- Ricky

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The Past, Present, and Future of Real-Time Films Part Four

17 October 2014 8:01 PM, PDT | SoundOnSight | See recent SoundOnSight news »

The Digital Era: Real-time Films From 2000 To Today

40 years before, in 1960, lighter cameras enabled a cinéma vérité-flavored revolution in street realism. By 2000, new digital cameras suggested a whole new set of promises, including telling stories that would have been unimaginable within minimum budgets for features even ten years before. In 2000, film purists warned that digital still didn’t look as good as celluloid, but that didn’t stop at least three innovative filmmakers from boldly going where no filmmaker had gone before. Mike Figgis’ Timecode (2000) was the first star-supported (Salma Hayek, Stellan Skarsgard, Holly Hunter, among many others) single-shot project since Rope, underlining that earlier film’s timelessness. If Run Lola Run could do one story three times, then Timecode would do three or four stories one time: the movie is four separate ninety-minute shots shown all at the same time, each in one quadrant of the screen. Where do you look? »

- Daniel Smith-Rowsey

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The Past, Present, and Future of Real-Time Films Part Three

17 October 2014 8:01 PM, PDT | SoundOnSight | See recent SoundOnSight news »

The Post-1960S, Pre-Digital Age: Real-time One-offs, 1975-1998

British filmmaker John Byrum is responsible for the first (and in some ways only) real-time period film. Inserts (1975), set in the early 1930s, is about a Boy Wonder movie director (called Boy Wonder, played by Richard Dreyfuss fresh from American Graffiti (1973) and Jaws (1975)) now washed up before the age of 30, resigned to making porn because of Hollywood’s conversion to sound. Not only is Inserts scrupulously real-time (with the exception of the opening credits sequence, which offers glimpses of the stag film we’re about to see made) and period, but it’s rather long for such a film, just shy of two hours. To tell the entire story would be spoiling the fun, but the Boy Wonder deals with recalcitrant actresses, the problem of his own potency, career problems, death, sex, after-death and after-sex…and in the end, as »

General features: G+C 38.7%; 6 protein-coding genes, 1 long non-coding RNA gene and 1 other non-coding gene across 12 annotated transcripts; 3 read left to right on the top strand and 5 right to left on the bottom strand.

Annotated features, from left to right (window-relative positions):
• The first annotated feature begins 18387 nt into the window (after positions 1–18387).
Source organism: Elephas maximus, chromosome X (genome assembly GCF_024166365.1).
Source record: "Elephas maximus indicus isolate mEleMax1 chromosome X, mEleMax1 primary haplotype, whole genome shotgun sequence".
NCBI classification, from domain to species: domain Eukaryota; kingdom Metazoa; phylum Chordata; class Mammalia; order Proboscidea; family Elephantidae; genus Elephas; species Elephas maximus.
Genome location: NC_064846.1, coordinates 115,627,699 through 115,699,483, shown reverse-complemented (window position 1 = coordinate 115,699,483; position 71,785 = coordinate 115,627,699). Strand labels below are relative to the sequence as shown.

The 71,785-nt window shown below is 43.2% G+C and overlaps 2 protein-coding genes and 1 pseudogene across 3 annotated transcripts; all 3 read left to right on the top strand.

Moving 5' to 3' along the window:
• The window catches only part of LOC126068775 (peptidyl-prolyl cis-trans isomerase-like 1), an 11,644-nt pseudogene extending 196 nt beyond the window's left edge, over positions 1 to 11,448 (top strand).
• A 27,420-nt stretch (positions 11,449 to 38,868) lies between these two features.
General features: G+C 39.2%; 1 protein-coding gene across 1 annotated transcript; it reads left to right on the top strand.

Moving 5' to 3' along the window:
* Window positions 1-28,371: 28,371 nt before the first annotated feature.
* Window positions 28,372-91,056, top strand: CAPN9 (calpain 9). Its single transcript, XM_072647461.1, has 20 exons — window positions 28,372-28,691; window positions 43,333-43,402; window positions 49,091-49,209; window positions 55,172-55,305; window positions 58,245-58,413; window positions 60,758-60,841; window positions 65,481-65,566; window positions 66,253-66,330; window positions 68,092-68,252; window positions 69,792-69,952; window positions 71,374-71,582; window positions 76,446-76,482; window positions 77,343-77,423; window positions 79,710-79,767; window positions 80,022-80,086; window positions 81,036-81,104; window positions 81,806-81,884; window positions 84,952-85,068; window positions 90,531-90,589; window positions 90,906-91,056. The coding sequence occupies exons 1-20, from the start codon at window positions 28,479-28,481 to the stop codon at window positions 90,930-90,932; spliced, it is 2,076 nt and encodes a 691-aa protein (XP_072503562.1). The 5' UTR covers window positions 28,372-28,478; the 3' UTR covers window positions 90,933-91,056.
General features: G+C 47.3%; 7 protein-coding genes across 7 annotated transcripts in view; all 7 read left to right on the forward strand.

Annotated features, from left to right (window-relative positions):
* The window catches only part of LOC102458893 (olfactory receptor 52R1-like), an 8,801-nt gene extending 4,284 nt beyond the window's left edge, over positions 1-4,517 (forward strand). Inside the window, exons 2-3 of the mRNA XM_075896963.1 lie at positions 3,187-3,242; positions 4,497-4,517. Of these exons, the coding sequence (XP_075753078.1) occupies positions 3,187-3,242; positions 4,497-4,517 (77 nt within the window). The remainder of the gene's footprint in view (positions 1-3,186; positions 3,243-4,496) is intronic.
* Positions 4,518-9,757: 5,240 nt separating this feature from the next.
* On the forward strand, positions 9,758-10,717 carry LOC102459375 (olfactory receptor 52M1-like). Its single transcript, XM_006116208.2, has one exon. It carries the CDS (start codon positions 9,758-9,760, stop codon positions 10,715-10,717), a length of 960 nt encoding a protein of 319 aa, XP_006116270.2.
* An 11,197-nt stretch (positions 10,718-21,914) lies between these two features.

- Daniel Smith-Rowsey

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The Past, Present, and Future of Real-Time Films Part One

17 October 2014 8:00 PM, PDT | SoundOnSight | See recent SoundOnSight news »

What do film directors Alfred Hitchcock, Stanley Kubrick, Agnès Varda, Robert Wise, Fred Zinnemann, Luis Buñuel, Alain Resnais, Roman Polanski, Sidney Lumet, Robert Altman, Louis Malle, Richard Linklater, Tom Tykwer, Alexander Sokurov, Paul Greengrass, Song Il-Gon, Alfonso Cuarón, and Alejandro Iñárritu have in common? More specifically, what type of film have they directed, setting them apart from fewer than 50 of their filmmaking peers? Sorry, “comedy” or “drama” isn’t right. If you’ve looked at this article’s headline, you’ve probably already guessed that the answer is that they’ve all made “real-time” films, or films that seemed to take about as long as their running time.

The real-time film has long been a sub-genre without much critical attention, but the time of the real-time film has come. Cuarón’s Gravity (2013), which was shot and edited so as to seem like a real-time film, floated away with the most 2014 Oscars, »

- Daniel Smith-Rowsey

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Page 2: Star Wars, Godzilla, Richard Linklater, The Matrix, Walking Dead, Jurassic Park, Birdman, Princess Bride, Halloween

16 October 2014 4:00 PM, PDT | Slash Film | See recent Slash Film news »

Page 2 is a compilation of stories and news tidbits, which for whatever reason, didn’t make the front page of /Film. After the jump we’ve included 36 different items, fun images, videos, casting tidbits, articles of interest and more. It’s like a mystery grab bag of movie web related goodness. Header Photo: Super 80’s Kart […]

The post Page 2: Star Wars, Godzilla, Richard Linklater, The Matrix, Walking Dead, Jurassic Park, Birdman, Princess Bride, Halloween appeared first on /Film. »